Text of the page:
A disease is an illness experienced by living things which is usually caused by infectious microscopic organisms such as pathogens, fungi, or virus as the case might be.
There are several diseases occurring the world over, most of which are frightening and deadly. Regarding the mode of transmission of these diseases, some of them are regarded as airborne, while some are known to be waterborne; on the other hand, some of them are referred to as sexually transmitted diseases.
Currently, the world has been placed in a confused state as a result of the recent outbreak of another deadly disease known as Ebola Virus Disease. The Ebola Virus Disease formerly addressed as Ebola Hemorrhagic Fever is a disease caused by a virus popularly known as “Ebola”.
Generally, the viruses that cause the disease are classified into four namely:
Bundibugyo Virus, Sudan Virus, Tai Forest Virus, and one simply called Ebola Virus formerly referred to as Zaire Ebola Virus. Ebola Virus is the sole member of the Zaire Ebola-virus species, and the most dangerous of the known Ebola strains as well as being responsible for the largest number of outbreak.
The signs and symptoms of the dreaded and deadly Ebola usually begin two to 21 days after contracting the virus with a flu-like stage characterised by fatigue, fever, sore throat, loss of appetite, chest pain, muscle and abdominal pains, and headache. In advanced cases, symptoms like nausea influenza, vomiting, bleeding, diarrhoea, rashes, swelling of the skin, alongside decreased functioning of essential organs such as the liver and kidneys often follow suit.
In the case of bleeding, which typically starts five to seven days after initial symptoms, signs including redness of the eyes, bloody vomit, bleeding inside the skin known as hemorrhage, bloody coughs and faeces are usually noticed. In general, the development of bleeding and other advanced or complicated symptoms often indicate a worse prognosis thereby resulting to death of the patient/carrier due to multiple organ dysfunction syndromes.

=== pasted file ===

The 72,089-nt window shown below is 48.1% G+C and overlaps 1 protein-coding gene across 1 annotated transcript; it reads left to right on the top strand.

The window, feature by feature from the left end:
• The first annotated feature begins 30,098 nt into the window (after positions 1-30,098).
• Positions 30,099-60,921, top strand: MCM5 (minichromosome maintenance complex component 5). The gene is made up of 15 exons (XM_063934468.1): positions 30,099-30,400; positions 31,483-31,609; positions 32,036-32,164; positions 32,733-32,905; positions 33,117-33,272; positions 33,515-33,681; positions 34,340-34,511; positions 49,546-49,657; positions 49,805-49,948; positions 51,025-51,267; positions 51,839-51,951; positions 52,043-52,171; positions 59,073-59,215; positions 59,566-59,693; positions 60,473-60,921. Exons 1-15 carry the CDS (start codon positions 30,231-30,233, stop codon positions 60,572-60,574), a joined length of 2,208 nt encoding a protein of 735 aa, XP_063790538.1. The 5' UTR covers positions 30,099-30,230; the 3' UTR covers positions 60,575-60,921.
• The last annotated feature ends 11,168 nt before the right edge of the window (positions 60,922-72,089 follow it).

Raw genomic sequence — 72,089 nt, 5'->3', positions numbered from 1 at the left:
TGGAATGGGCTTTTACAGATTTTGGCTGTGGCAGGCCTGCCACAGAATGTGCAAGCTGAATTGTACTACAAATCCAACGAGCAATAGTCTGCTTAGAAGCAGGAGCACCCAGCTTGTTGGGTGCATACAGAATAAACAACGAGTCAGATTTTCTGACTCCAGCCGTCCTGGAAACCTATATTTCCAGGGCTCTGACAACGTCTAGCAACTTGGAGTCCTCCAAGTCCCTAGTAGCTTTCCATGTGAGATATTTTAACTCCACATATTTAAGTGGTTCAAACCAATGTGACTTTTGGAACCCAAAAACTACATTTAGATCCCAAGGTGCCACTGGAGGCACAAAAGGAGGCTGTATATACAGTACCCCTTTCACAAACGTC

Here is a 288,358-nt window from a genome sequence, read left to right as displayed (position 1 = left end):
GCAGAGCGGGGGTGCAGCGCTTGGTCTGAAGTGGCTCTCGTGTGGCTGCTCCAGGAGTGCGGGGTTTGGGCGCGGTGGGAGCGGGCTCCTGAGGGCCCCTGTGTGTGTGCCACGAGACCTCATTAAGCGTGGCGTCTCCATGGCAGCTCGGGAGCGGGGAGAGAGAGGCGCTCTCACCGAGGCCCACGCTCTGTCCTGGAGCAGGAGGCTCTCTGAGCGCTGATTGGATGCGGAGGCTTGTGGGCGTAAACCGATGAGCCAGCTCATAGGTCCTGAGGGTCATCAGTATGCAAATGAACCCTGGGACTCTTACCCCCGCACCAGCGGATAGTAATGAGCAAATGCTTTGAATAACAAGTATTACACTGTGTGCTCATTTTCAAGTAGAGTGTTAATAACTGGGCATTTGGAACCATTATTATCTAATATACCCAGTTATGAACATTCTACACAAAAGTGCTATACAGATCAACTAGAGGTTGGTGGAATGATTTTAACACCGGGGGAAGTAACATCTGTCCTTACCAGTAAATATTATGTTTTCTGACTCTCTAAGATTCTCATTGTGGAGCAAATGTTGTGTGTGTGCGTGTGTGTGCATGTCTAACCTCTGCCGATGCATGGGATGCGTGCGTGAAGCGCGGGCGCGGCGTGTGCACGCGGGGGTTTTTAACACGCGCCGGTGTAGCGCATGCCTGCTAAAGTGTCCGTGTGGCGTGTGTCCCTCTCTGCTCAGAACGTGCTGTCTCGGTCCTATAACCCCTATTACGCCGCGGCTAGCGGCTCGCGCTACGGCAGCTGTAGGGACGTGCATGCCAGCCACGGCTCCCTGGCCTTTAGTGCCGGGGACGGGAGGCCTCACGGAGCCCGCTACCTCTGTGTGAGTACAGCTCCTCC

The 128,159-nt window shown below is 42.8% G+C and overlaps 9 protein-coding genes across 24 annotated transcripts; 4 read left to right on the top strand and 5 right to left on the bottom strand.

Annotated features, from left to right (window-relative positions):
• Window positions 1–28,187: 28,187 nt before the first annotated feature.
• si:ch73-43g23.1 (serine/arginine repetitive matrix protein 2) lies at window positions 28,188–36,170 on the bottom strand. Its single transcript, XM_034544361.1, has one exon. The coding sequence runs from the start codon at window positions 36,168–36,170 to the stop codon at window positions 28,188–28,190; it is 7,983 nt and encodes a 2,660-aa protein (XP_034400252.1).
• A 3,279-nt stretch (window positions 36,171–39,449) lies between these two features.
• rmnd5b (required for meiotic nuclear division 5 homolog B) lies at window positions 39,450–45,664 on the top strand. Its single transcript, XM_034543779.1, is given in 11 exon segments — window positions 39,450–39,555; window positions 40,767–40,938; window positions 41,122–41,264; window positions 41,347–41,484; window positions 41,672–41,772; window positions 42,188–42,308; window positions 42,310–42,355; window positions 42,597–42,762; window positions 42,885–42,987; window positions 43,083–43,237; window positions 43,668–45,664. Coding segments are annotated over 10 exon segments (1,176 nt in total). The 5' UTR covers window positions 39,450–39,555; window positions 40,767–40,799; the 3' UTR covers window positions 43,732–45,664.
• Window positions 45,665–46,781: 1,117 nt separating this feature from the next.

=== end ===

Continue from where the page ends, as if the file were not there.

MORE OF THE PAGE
The primary sources of the Ebola virus disease are monkeys, bats, pigs, apes, chimpanzees, and gorillas, just to mention but a few. Going by a recent research, it is widely noted that bat is the prime host of the Ebola virus due to its ability to live vigorously with the virus or while attacked by it. This singular fact has proved to us that everyone is liable to contract the disease since bat could be found in any part of the world, especially the African continent. Above all, it would be worthy to note that mosquito does not transmit the Ebola virus.
The EVD was first identified in 1976 in Sudan and the Zaire, now the Democratic Republic of Congo. On the average, the disease occurs in outbreaks in tropical regions of sub-Sahara Africa. According to reports, from 1976 to 2013, about 1,000 persons per year were infected with the virus; currently, the largest outbreak is the ongoing West Africa Ebola outbreak, which is affecting Guinea, Sierra Leone, Liberia as well as Nigeria. As of August 2014, more than 1,750 suspected cases were reported.
The disease came into Nigeria in July 2014 through the 40-year-old Liberian-American, Mr. Patrick Sawyer, who was allegedly going to a conference in Nigeria, Calabar precisely, on July 20, 2014 through Asky Airline. Since the death of the foreigner on July 25, 2014, various cases of the Ebola virus disease have been recorded in the country starting from the doctors and nurses who attended to the deceased while he was taken to the hospital from the Murtala Muhammed International Airport when he collapsed upon arrival in Lagos.
A few weeks ago, it was confirmed by the Minister of Health, Prof Onyebuchi Chukwu, that about 12 Nigerians were living with the virus while three had already been feared dead; coupled with the recent confirmation of a case of the disease in Port Harcourt, Rivers State.